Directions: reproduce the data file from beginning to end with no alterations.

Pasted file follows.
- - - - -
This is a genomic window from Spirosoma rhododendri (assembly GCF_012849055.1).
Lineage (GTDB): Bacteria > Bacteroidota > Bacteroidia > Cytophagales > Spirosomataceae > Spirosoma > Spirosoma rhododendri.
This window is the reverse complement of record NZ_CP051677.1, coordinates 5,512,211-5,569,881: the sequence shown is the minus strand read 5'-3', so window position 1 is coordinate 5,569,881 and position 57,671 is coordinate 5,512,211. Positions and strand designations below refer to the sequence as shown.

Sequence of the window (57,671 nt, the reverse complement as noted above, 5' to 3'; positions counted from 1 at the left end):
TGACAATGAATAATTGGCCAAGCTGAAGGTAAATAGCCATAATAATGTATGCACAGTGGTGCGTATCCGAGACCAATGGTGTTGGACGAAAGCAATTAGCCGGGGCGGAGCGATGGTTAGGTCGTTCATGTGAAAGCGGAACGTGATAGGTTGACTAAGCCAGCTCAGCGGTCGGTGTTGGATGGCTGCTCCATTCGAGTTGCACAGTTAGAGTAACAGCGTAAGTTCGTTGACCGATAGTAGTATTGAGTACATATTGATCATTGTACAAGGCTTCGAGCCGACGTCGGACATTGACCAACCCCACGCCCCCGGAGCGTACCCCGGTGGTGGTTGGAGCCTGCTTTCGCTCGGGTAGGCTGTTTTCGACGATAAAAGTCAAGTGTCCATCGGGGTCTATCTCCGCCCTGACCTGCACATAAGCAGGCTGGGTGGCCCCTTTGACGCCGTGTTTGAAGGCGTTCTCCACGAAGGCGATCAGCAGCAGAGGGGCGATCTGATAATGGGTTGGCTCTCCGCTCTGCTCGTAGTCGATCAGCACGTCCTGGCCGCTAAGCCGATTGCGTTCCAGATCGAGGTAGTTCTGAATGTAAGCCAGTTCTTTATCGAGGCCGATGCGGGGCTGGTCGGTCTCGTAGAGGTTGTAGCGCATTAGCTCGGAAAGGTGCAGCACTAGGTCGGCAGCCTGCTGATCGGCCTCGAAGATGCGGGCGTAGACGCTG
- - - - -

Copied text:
This is a genomic window from Spirosoma rhododendri (assembly GCF_012849055.1).
Lineage (GTDB): Bacteria > Bacteroidota > Bacteroidia > Cytophagales > Spirosomataceae > Spirosoma > Spirosoma rhododendri.
This window is the reverse complement of record NZ_CP051677.1, coordinates 5,512,211-5,569,881: the sequence shown is the minus strand read 5'-3', so window position 1 is coordinate 5,569,881 and position 57,671 is coordinate 5,512,211. Positions and strand designations below refer to the sequence as shown.

Sequence of the window (57,671 nt, the reverse complement as noted above, 5' to 3'; positions counted from 1 at the left end):
TGACAATGAATAATTGGCCAAGCTGAAGGTAAATAGCCATAATAATGTATGCACAGTGGTGCGTATCCGAGACCAATGGTGTTGGACGAAAGCAATTAGCCGGGGCGGAGCGATGGTTAGGTCGTTCATGTGAAAGCGGAACGTGATAGGTTGACTAAGCCAGCTCAGCGGTCGGTGTTGGATGGCTGCTCCATTCGAGTTGCACAGTTAGAGTAACAGCGTAAGTTCGTTGACCGATAGTAGTATTGAGTACATATTGATCATTGTACAAGGCTTCGAGCCGACGTCGGACATTGACCAACCCCACGCCCCCGGAGCGTACCCCGGTGGTGGTTGGAGCCTGCTTTCGCTCGGGTAGGCTGTTTTCGACGATAAAAGTCAAGTGTCCATCGGGGTCTATCTCCGCCCTGACCTGCACATAAGCAGGCTGGGTGGCCCCTTTGACGCCGTGTTTGAAGGCGTTCTCCACGAAGGCGATCAGCAGCAGAGGGGCGATCTGATAATGGGTTGGCTCTCCGCTCTGCTCGTAGTCGATCAGCACGTCCTGGCCGCTAAGCCGATTGCGTTCCAGATCGAGGTAGTTCTGAATGTAAGCCAGTTCTTTATCGAGGCCGATGCGGGGCTGGTCGGTCTCGTAGAGGTTGTAGCGCATTAGCTCGGAAAGGTGCAGCACTAGGTCGGCAGCCTGCTGATCGGCCTCGAAGATGCGGGCGTAGACGCTG